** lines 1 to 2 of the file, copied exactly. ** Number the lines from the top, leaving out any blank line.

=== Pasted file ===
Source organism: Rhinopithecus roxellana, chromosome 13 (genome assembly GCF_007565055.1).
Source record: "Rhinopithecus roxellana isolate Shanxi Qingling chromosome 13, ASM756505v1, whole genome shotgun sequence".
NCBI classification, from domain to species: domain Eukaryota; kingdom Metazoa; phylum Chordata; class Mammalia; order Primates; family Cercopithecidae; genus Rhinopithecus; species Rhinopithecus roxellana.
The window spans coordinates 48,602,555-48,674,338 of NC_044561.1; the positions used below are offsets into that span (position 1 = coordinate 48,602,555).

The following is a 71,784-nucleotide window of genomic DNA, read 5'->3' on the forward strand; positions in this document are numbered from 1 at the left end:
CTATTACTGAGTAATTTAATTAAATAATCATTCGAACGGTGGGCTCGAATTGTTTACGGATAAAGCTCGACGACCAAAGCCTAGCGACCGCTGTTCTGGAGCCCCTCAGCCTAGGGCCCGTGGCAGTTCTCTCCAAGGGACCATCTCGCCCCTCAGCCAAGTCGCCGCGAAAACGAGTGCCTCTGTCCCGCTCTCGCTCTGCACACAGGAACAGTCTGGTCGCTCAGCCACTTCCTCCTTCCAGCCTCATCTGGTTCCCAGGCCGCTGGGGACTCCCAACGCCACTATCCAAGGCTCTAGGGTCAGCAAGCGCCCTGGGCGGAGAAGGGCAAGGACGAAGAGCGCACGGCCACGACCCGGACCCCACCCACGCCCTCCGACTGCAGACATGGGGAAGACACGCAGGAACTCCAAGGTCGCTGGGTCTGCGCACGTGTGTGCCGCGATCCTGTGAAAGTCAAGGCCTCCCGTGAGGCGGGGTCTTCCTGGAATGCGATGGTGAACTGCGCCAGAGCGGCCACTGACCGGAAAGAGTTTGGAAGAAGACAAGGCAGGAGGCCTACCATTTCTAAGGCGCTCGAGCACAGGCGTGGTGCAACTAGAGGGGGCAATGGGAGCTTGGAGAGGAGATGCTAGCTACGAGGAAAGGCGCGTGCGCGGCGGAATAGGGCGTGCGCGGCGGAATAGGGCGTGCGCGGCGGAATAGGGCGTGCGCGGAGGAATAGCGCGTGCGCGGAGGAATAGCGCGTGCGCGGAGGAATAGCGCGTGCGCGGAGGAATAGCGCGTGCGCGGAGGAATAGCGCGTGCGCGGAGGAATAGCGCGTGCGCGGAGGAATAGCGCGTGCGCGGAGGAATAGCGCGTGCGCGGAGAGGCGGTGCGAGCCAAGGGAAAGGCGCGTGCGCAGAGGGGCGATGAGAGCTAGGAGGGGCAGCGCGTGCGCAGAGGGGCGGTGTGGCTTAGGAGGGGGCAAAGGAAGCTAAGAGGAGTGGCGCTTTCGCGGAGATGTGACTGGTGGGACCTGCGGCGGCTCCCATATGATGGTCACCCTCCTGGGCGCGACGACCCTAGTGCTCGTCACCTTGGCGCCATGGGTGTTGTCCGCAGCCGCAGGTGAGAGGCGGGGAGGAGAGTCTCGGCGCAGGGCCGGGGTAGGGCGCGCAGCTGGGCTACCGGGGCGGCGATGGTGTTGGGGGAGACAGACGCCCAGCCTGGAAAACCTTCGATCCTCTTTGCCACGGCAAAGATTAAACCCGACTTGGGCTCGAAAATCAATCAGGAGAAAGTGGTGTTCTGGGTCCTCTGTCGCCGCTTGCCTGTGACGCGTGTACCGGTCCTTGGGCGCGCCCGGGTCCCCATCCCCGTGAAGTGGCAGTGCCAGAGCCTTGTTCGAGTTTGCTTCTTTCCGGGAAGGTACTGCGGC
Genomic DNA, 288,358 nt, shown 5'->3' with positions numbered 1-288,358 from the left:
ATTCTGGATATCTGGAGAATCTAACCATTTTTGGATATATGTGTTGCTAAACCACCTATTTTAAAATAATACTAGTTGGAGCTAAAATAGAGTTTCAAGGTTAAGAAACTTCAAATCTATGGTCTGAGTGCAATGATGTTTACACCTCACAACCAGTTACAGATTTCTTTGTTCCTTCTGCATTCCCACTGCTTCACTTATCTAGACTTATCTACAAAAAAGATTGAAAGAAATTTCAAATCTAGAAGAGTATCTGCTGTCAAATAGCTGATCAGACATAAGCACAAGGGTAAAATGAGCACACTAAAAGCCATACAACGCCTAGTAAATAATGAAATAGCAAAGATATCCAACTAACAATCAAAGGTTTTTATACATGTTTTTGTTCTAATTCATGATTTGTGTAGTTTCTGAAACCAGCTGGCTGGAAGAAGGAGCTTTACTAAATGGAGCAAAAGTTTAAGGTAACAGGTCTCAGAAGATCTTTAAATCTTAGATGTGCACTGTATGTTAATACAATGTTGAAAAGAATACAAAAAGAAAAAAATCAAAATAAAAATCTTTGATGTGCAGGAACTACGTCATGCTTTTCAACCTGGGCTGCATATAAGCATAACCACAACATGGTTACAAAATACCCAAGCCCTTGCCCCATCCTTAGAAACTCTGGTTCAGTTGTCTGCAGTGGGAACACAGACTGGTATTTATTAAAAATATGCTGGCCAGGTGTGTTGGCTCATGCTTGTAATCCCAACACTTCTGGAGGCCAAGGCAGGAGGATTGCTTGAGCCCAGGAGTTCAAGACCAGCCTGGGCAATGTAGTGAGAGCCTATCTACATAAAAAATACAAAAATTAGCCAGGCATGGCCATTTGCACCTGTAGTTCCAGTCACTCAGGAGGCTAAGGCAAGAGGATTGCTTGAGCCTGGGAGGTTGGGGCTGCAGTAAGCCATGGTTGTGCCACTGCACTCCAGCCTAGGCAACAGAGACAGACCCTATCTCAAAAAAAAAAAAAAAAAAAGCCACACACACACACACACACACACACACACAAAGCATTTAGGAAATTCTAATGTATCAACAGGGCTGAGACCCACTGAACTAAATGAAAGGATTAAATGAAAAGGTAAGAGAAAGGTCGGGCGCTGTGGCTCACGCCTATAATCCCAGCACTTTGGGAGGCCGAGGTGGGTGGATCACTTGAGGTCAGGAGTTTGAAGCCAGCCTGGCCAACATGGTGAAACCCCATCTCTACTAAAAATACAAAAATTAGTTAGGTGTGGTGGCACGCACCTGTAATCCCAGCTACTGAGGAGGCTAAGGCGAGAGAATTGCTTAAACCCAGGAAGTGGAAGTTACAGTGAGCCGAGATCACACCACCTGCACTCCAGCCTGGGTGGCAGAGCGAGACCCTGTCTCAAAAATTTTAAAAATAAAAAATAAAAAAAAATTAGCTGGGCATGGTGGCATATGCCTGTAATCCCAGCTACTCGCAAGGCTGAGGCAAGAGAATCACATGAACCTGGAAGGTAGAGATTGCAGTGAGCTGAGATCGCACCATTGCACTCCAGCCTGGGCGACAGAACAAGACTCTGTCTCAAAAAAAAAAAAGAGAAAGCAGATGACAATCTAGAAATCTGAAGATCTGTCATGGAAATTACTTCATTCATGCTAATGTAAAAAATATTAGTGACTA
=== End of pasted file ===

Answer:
Source organism: Rhinopithecus roxellana, chromosome 13 (genome assembly GCF_007565055.1).
Source record: "Rhinopithecus roxellana isolate Shanxi Qingling chromosome 13, ASM756505v1, whole genome shotgun sequence".